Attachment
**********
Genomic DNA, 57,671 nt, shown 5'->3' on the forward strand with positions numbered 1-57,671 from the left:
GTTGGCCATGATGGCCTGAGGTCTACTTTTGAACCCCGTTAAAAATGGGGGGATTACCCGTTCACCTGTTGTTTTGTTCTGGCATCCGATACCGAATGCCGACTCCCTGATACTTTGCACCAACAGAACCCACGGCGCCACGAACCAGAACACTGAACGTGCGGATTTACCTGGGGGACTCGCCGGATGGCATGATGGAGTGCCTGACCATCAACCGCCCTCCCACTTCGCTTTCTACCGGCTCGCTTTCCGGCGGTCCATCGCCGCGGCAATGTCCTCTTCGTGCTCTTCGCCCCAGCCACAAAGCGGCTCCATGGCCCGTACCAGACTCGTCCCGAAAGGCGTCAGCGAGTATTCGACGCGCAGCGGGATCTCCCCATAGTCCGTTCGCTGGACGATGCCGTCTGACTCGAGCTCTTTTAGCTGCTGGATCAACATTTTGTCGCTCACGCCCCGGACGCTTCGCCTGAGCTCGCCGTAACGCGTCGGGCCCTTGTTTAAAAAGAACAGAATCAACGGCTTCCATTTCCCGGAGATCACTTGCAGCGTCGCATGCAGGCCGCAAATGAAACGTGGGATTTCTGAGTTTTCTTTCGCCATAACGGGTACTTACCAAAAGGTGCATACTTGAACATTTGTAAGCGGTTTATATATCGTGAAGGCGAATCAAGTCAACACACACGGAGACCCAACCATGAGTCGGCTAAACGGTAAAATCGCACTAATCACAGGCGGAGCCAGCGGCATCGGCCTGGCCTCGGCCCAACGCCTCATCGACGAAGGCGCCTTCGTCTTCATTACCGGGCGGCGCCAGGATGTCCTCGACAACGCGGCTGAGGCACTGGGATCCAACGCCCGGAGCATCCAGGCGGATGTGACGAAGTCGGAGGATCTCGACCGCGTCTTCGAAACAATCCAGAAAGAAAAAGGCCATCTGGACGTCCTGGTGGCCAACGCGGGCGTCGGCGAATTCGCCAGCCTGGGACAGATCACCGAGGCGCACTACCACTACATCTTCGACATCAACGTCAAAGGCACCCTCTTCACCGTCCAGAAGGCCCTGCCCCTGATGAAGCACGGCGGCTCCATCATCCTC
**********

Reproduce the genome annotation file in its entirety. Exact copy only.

Genomic DNA, 57,671 nt, shown 5'->3' on the forward strand with positions numbered 1-57,671 from the left:
GTTGGCCATGATGGCCTGAGGTCTACTTTTGAACCCCGTTAAAAATGGGGGGATTACCCGTTCACCTGTTGTTTTGTTCTGGCATCCGATACCGAATGCCGACTCCCTGATACTTTGCACCAACAGAACCCACGGCGCCACGAACCAGAACACTGAACGTGCGGATTTACCTGGGGGACTCGCCGGATGGCATGATGGAGTGCCTGACCATCAACCGCCCTCCCACTTCGCTTTCTACCGGCTCGCTTTCCGGCGGTCCATCGCCGCGGCAATGTCCTCTTCGTGCTCTTCGCCCCAGCCACAAAGCGGCTCCATGGCCCGTACCAGACTCGTCCCGAAAGGCGTCAGCGAGTATTCGACGCGCAGCGGGATCTCCCCATAGTCCGTTCGCTGGACGATGCCGTCTGACTCGAGCTCTTTTAGCTGCTGGATCAACATTTTGTCGCTCACGCCCCGGACGCTTCGCCTGAGCTCGCCGTAACGCGTCGGGCCCTTGTTTAAAAAGAACAGAATCAACGGCTTCCATTTCCCGGAGATCACTTGCAGCGTCGCATGCAGGCCGCAAATGAAACGTGGGATTTCTGAGTTTTCTTTCGCCATAACGGGTACTTACCAAAAGGTGCATACTTGAACATTTGTAAGCGGTTTATATATCGTGAAGGCGAATCAAGTCAACACACACGGAGACCCAACCATGAGTCGGCTAAACGGTAAAATCGCACTAATCACAGGCGGAGCCAGCGGCATCGGCCTGGCCTCGGCCCAACGCCTCATCGACGAAGGCGCCTTCGTCTTCATTACCGGGCGGCGCCAGGATGTCCTCGACAACGCGGCTGAGGCACTGGGATCCAACGCCCGGAGCATCCAGGCGGATGTGACGAAGTCGGAGGATCTCGACCGCGTCTTCGAAACAATCCAGAAAGAAAAAGGCCATCTGGACGTCCTGGTGGCCAACGCGGGCGTCGGCGAATTCGCCAGCCTGGGACAGATCACCGAGGCGCACTACCACTACATCTTCGACATCAACGTCAAAGGCACCCTCTTCACCGTCCAGAAGGCCCTGCCCCTGATGAAGCACGGCGGCTCCATCATCCTC